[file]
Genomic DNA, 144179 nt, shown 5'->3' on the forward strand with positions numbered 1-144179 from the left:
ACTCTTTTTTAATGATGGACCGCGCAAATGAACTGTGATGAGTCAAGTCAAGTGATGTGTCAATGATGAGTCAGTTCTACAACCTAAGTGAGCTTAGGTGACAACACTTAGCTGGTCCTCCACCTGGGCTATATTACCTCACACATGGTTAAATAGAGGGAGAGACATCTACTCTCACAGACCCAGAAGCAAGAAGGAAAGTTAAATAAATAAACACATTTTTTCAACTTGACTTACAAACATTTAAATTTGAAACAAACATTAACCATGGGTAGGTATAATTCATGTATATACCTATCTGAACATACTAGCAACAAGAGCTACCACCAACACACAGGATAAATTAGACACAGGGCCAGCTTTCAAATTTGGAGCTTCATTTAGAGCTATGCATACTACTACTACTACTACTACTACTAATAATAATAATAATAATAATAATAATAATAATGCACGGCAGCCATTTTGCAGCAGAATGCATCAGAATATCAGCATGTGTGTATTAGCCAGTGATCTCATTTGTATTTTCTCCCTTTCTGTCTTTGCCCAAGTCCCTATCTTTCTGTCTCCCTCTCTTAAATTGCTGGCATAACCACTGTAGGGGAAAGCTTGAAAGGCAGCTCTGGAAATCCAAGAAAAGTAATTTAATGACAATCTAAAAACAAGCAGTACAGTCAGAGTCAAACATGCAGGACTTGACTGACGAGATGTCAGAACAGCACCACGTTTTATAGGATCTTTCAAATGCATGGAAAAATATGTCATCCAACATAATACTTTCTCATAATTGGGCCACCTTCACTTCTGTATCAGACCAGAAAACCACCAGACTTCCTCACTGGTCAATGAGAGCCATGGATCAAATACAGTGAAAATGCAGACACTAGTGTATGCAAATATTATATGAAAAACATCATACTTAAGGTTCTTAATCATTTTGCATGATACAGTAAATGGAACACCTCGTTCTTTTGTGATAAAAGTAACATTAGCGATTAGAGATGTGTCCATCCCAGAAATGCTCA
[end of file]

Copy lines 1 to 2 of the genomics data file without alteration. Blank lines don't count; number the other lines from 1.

Genomic DNA, 144179 nt, shown 5'->3' on the forward strand with positions numbered 1-144179 from the left:
ACTCTTTTTTAATGATGGACCGCGCAAATGAACTGTGATGAGTCAAGTCAAGTGATGTGTCAATGATGAGTCAGTTCTACAACCTAAGTGAGCTTAGGTGACAACACTTAGCTGGTCCTCCACCTGGGCTATATTACCTCACACATGGTTAAATAGAGGGAGAGACATCTACTCTCACAGACCCAGAAGCAAGAAGGAAAGTTAAATAAATAAACACATTTTTTCAACTTGACTTACAAACATTTAAATTTGAAACAAACATTAACCATGGGTAGGTATAATTCATGTATATACCTATCTGAACATACTAGCAACAAGAGCTACCACCAACACACAGGATAAATTAGACACAGGGCCAGCTTTCAAATTTGGAGCTTCATTTAGAGCTATGCATACTACTACTACTACTACTACTACTAATAATAATAATAATAATAATAATAATAATAATGCACGGCAGCCATTTTGCAGCAGAATGCATCAGAATATCAGCATGTGTGTATTAGCCAGTGATCTCATTTGTATTTTCTCCCTTTCTGTCTTTGCCCAAGTCCCTATCTTTCTGTCTCCCTCTCTTAAATTGCTGGCATAACCACTGTAGGGGAAAGCTTGAAAGGCAGCTCTGGAAATCCAAGAAAAGTAATTTAATGACAATCTAAAAACAAGCAGTACAGTCAGAGTCAAACATGCAGGACTTGACTGACGAGATGTCAGAACAGCACCACGTTTTATAGGATCTTTCAAATGCATGGAAAAATATGTCATCCAACATAATACTTTCTCATAATTGGGCCACCTTCACTTCTGTATCAGACCAGAAAACCACCAGACTTCCTCACTGGTCAATGAGAGCCATGGATCAAATACAGTGAAAATGCAGACACTAGTGTATGCAAATATTATATGAAAAACATCATACTTAAGGTTCTTAATCATTTTGCATGATACAGTAAATGGAACACCTCGTTCTTTTGTGATAAAAGTAACATTAGCGATTAGAGATGTGTCCATCCCAGAAATGCTCA